Sometimes a pitching prospect earns his major-league start by simply dominating in the minors. Such was the case with both Marcus Stroman and Andrew Heaney, both of whom have been picked up by plenty of fantasy owners. In other situations, injuries create an opportunity for a pitcher who has done well in the minors to have his timeline accelerated. That is how the Cardinals’ Marco Gonzales finds himself in the majors, making his big-league debut Wednesday against the Rockies.
The Cardinals selected Gonzales with the 19th overall pick in last year’s amateur draft, and the 22-year-old has pitched quite well in 13 starts split between High-A Palm Beach and Double-A Springfield this season. He made six starts with Palm Beach, posting a 1.43 ERA, 2.59 FIP, 1.12 WHIP and 32 strikeouts in 37 2/3 innings. That was easily good enough to get him bumped up to Springfield, where he amassed a 2.33 ERA, 2.10 FIP, 1.11 WHIP and 46 strikeouts in 38 2/3 frames.
As good as Gonzales has been in the minors this year, he hasn’t thrown a pitch above Double-A and would not be in the majors if not for injuries to both Michael Wacha and Jaime Garcia. He was further along than some prospects when he first entered professional baseball by virtue of the three years he spent at Gonzaga University, but there’s still a lot of unknowns here.
At the same time, there’s plenty of reason for fantasy owners in most leagues to take a shot on Gonzales. First, he’ll have every opportunity to stick in the rotation as long as Wacha (stress fracture in his shoulder) and Garcia (injury to his repaired left shoulder) are out. Gonzales has shown legitimate swing-and-miss stuff in the minors that should translate to the bigs, racking up a strikeout rate just shy of 30 percent at Double-A. There is without doubt some risk, but Gonzales is worth a look in most mixed leagues. You might want to keep him on the bench for his first start in Colorado on Wednesday, but the time to add him is now. If you wait to see how he pitches against the Rockies, it could be too late.
The Giants promoted 23-year-old second baseman Joe Panik to the majors over the weekend, and he promptly went 2-for-4 with a double and an RBI in his first career start Sunday. He brings both second base and shortstop eligibility to the table in fantasy leagues, two positions at which owners are regularly looking for help. He also brings what could be a very impressive bat.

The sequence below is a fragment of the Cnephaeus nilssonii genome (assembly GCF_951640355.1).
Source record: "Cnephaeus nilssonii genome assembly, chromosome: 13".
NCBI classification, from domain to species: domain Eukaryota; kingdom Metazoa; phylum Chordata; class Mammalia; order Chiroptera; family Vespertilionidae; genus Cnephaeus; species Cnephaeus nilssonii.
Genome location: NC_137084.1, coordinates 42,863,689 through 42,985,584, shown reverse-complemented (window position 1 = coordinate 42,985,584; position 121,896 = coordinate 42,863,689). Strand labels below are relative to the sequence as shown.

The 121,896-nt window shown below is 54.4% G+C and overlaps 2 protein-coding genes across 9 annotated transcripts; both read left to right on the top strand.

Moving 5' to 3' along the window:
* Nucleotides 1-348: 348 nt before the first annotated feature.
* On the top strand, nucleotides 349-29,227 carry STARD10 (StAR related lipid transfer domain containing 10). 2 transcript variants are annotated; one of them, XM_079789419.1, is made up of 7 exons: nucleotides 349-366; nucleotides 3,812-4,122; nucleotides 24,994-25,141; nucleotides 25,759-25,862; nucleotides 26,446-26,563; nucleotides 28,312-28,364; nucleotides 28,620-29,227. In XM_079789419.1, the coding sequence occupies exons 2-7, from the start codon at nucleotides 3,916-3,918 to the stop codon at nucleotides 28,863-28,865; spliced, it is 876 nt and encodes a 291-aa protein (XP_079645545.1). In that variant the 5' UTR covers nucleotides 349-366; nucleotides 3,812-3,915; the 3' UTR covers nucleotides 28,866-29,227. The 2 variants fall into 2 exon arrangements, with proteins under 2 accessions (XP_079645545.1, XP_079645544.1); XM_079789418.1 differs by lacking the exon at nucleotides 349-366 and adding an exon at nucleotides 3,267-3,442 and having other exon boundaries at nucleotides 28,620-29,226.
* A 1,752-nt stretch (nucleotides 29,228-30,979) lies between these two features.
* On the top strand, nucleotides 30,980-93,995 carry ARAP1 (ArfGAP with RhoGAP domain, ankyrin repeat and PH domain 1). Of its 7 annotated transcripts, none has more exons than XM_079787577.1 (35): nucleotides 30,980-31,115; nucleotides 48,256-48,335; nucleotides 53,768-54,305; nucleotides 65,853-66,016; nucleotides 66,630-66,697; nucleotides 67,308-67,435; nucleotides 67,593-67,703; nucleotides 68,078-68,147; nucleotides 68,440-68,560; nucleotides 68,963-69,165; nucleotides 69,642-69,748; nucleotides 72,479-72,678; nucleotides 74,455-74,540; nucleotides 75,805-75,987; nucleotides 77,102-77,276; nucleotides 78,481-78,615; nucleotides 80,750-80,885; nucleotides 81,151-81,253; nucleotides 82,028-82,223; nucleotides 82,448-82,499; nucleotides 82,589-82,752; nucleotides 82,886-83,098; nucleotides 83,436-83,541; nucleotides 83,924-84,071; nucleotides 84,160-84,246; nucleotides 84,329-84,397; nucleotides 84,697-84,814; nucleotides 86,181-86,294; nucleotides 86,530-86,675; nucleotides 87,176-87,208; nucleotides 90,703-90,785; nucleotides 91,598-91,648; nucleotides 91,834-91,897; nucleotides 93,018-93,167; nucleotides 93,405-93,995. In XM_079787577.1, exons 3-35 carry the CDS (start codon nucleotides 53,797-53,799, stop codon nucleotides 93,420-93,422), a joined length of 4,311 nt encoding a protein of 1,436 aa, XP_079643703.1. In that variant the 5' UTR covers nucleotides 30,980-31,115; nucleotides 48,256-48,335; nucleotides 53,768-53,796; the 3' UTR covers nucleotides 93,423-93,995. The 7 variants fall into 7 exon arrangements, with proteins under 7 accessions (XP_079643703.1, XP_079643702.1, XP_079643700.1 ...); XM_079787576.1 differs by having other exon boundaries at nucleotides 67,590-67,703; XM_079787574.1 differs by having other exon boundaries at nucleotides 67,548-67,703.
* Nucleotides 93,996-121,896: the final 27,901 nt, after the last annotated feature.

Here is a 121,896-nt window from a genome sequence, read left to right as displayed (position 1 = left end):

Panik, the 29th overall pick in the 2011 amateur draft, slashed .321/.382/.447 with five homers and 14 doubles in 326 plate appearances with Triple-A Fresno this year. That was especially encouraging given that Panik struggled mightily at Double-A Richmond in 2013, hitting just .257/.333/.347. However, he hit in full seasons at Low-A Salem-Keizer in 2011 and High-A San Jose in 2012. His numbers with Fresno this year lend even more credence to the notion that his down year at Richmond was a blip on the radar.
Despite a nice ceiling, you need to be in a pretty deep mixed league to consider Panik. He only factors into the second base mix once you start to get into the low-to-mid teens at the position. If you’re currently starting someone like Scooter Gennett or Yangervis Solarte at second, or if you just lost Brett Lawrie to the DL, Panik might be worth a look.
Panik could be a more realistic option at shortstop, where things start to thin out a bit earlier than at the keystone. Some widely owned starting fantasy shortstops that have really struggled this year include Ben Zobrist, Jhonny Peralta, Xander Bogaerts and Jonathan Villar. I wouldn’t necessarily outright drop those guys -- especially Zobrist and Bogaerts -- but if you can hold onto them while adding Panik, it could be worth it to see what the Giants’ rookie can do for you.
It has been a few months since we checked in on Kris Bryant, and that’s far too long for the guy who has been arguably the best player in the minors this season. After hitting a ridiculous .355/.458/.702 with 22 homers and 58 RBI at Double-A Tennessee, the Cubs promoted him to Triple-A Iowa late last week. He has played six games at Iowa, and there are a couple different ways to look at the early returns. You could say that he’s just 5-for-21 with nine strikeouts, and that would be true. You could also say that he has five home runs, nine RBI, three walks and a .952 slugging percentage, and that, too, would be true.
Yes, in six games at the highest level of the minor leagues, Bryant has left the yard five times. He has 27 homers in 321 total plate appearances between Tennessee and Iowa this year. Still, those of you clamoring for Bryant at Wrigley Field this year should not hold your breath. Theo Epstein recently said it’s unlikely that the team promotes him to the majors in 2014, and with the Cubs not contending for the playoffs, it makes all the sense in the world to let Bryant get plenty of reps in the minors. Bryant is undoubtedly 100 percent owned in dynasty leagues, but he could still be out there in keeper leagues with simpler formats. If that describes your league, and you can absorb a wasted roster spot this year, Bryant is worth grabbing on the cheap while you still can.